Not Every Baby Is Born Into Royalty But Yours Can Still Prosper

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Prince George, or Georgie, as he will be called, was born in July to much fanfare and anticipation. 

What does it mean to be born into the House of Windsor?   Even though he likely won’t exert his political power when he becomes king, he will still be influential.

And he will be worth a pretty penny. 

According to International Business Times, he will inherit 700 million pounds.  There’s no doubt little Prince George is already one of the wealthiest babies in the world.

Of course, not every baby is born into royalty, with the proverbial silver spoon.  Chances are, you probably wouldn’t want that life for your child anyway.

While you may be from modest means, you CAN help your child get a financial advantage over many of his peers by taking important steps when he or she is young.

7 Ways to Set Your Child Up Like Royalty

7 Ways to Set Your Child Up Like Royalty

1.  Invest in a 529 savings plan.

Of course, only do this if you’re already contributing to your own retirement fund.  If you don’t have a lot of extra money to contribute to a 529 plan, don’t despair.  Know that every little bit helps.  Even if you just start with $25 a month when the baby is born, you’ll get in the habit of setting something aside.  As you are able, you can increase the amount you contribute each month.

What’s nice is in many states you get additional tax breaks as well.

2.  Invest in their name.

Some companies like OneShare.com let you give stock to someone else as a present.  OneShare even offers a program, My First Stock for gifts for young investors.

If this is your first child, you’ll soon see how many toys well meaning relatives will give the baby.  If relatives ask for gift suggestions, you might gently encourage them to invest for your child rather than giving them toys.

3.  Help them open their own savings account.

When your child is somewhere between the ages of 5 and 7, he’s ready for a savings account.

Many financial experts recommend that all money your child receives get separated into different categories like give, save, and spend.  Encourage your youngster to put her save money in the bank.  If she needs some convincing, you can match what she saves.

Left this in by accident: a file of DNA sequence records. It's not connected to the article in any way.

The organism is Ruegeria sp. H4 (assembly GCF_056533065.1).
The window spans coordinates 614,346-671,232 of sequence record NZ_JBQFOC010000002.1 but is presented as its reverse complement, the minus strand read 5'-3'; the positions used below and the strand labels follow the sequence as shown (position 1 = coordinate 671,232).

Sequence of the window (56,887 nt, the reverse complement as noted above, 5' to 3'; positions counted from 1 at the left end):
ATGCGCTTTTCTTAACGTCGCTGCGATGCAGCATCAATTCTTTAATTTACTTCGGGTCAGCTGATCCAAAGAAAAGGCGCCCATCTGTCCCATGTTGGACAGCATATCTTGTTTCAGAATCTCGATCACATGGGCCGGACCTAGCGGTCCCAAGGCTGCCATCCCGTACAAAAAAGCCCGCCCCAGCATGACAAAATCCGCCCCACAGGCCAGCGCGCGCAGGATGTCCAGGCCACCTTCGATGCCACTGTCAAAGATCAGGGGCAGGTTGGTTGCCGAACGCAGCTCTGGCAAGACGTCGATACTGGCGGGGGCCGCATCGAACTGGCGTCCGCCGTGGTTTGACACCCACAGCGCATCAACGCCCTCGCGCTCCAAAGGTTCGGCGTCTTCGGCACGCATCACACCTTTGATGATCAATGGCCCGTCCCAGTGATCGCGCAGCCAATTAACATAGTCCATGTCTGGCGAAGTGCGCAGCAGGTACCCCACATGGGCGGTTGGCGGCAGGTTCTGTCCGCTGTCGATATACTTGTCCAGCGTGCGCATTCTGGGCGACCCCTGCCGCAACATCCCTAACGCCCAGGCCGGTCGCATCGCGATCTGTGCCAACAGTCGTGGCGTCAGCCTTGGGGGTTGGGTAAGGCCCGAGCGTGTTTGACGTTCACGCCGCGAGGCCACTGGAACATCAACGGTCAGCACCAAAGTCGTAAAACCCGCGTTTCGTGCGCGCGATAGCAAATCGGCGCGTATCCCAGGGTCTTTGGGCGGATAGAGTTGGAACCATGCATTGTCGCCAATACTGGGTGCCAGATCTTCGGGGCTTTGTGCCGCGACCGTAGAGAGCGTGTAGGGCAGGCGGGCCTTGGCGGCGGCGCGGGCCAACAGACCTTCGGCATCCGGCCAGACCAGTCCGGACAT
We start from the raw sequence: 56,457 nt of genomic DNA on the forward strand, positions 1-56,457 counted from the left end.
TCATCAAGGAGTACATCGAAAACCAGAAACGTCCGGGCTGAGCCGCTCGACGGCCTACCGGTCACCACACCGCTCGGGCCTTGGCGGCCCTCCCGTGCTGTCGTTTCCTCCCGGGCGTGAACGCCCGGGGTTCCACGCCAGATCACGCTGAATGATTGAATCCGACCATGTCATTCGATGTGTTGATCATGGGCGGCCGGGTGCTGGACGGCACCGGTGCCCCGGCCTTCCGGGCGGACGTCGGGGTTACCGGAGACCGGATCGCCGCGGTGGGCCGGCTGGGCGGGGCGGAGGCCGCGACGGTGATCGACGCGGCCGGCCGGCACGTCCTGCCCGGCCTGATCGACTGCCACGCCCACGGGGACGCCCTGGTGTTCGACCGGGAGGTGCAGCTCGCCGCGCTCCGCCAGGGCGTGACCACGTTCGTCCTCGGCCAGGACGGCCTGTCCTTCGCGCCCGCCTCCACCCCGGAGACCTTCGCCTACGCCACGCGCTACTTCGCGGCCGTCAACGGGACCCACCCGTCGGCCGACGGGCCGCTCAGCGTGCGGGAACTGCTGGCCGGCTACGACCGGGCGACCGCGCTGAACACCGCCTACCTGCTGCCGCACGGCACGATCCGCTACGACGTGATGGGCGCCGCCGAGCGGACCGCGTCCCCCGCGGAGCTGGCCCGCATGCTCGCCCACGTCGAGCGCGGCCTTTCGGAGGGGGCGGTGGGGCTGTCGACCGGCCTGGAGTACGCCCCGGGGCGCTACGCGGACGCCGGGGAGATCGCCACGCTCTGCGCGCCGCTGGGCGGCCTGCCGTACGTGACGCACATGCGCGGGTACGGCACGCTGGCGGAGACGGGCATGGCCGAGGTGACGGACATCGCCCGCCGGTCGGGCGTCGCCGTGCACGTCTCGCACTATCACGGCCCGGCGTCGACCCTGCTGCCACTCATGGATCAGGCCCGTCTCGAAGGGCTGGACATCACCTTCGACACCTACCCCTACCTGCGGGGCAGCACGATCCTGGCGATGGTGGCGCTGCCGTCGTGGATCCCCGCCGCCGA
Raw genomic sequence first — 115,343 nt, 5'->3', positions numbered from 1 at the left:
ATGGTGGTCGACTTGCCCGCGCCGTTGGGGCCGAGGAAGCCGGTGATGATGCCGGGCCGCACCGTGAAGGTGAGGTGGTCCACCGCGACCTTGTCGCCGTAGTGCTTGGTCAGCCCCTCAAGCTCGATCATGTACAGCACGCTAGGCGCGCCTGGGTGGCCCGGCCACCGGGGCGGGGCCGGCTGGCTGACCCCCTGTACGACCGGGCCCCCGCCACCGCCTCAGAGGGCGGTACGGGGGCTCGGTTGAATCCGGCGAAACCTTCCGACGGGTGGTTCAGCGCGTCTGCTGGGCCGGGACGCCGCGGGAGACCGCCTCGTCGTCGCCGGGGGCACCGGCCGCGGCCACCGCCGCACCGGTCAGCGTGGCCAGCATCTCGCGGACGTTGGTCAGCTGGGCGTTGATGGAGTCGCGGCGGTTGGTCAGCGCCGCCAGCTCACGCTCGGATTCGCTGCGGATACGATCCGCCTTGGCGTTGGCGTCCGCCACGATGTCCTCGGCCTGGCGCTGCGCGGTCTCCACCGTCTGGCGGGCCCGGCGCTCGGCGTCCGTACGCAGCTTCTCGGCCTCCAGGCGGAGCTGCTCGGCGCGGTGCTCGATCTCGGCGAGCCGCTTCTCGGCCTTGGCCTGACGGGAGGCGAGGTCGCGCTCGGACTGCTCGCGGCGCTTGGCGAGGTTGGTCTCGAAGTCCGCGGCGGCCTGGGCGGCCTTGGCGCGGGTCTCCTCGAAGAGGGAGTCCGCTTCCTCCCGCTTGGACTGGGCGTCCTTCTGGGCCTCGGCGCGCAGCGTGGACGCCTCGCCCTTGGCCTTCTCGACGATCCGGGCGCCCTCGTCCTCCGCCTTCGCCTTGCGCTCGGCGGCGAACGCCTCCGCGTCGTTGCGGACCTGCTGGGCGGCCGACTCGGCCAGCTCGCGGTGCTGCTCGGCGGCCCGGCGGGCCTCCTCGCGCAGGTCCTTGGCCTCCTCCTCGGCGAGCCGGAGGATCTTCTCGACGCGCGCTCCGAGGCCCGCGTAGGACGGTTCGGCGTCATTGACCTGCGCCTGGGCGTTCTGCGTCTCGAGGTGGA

This important step teaches your child at a young age to be a saver and that not every dollar that crosses her hands is available to spend.  You can even chose an online account like Capital One 360 that not only lets kids open a savings account that pays .75% interest, but also has fun money tools for kids to learn more about handling money responsibly.

4.  Lead by example.

Children will learn the majority of what they know about money by your example.  Even more than what you say, they watch what you do.  If you handle your money responsibly and don’t let it bring anger and strife into your home, they’ll likely have a healthy relationship with money, too.

5.  Discuss money with your children.

Many children think money just appears.

You need money?  Go to the ATM and the money machine gives you money.   Teach them the correlation between work and money.  Explain how to make smart purchases.  Explain your own money mistakes.  Perhaps most importantly, educate your kids, but let them make their own money mistakes.

6.  Help them open a Roth IRA when they are young.

Early investing is the name of the game when it comes to retirement savings.  Many think that means investing after a child graduates from college, but think even earlier than that.

Did you know a child who is receiving a paycheck can open a Roth IRA?  If you’re teen starts work at 16, take some of that money and invest it in a Roth IRA.  Think of all the years of compounding interest he can benefit from.

If your child is particularly money-minded, he may be convinced of the benefits and invest willingly.  If he’s more like a typical teen, he may need some convincing.  You could agree to match the amount he invests.

Don’t forget, if you own your own business, you can hire your child to work for you earlier than 16.  That means he could invest in his own Roth IRA at an even earlier age.

7.  Create a spirit of entrepreneurship.

Being an entrepreneur is not necessary to be financially successful, but it sure can make things easier.

Teach your child to look for needs that people have and to create her own jobs to fulfill those needs.  Teach your child this important lesson, and hopefully she will never be without a job.  Even better, she’ll be able to work at jobs she loves rather than just working for a paycheck.

Finally

Your baby wasn’t born to a predestined future (that happens to include millions) like Prince George, but follow these steps, and you will put him on the road to a wealthy life, both financially and personally.

What other steps would you suggest to secure your child’s financial future?

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Published or updated October 3, 2013.

Comments

  1. Our daughter is not yet born, but we do plan on teaching her the values of living within her means and saving. We’ll save for us and also show her the ‘ropes’ from an young age. She won’t be a royalty, but at least she should turn into a responsible adult if we’re doing our job well :)

  2. Hey Melissa,

    Good point, especially regarding the, investing in their name point. If they get some stock and it compounds for 18 years before they access it, then it could put them in very good shape for college…or even their retirement.

    James

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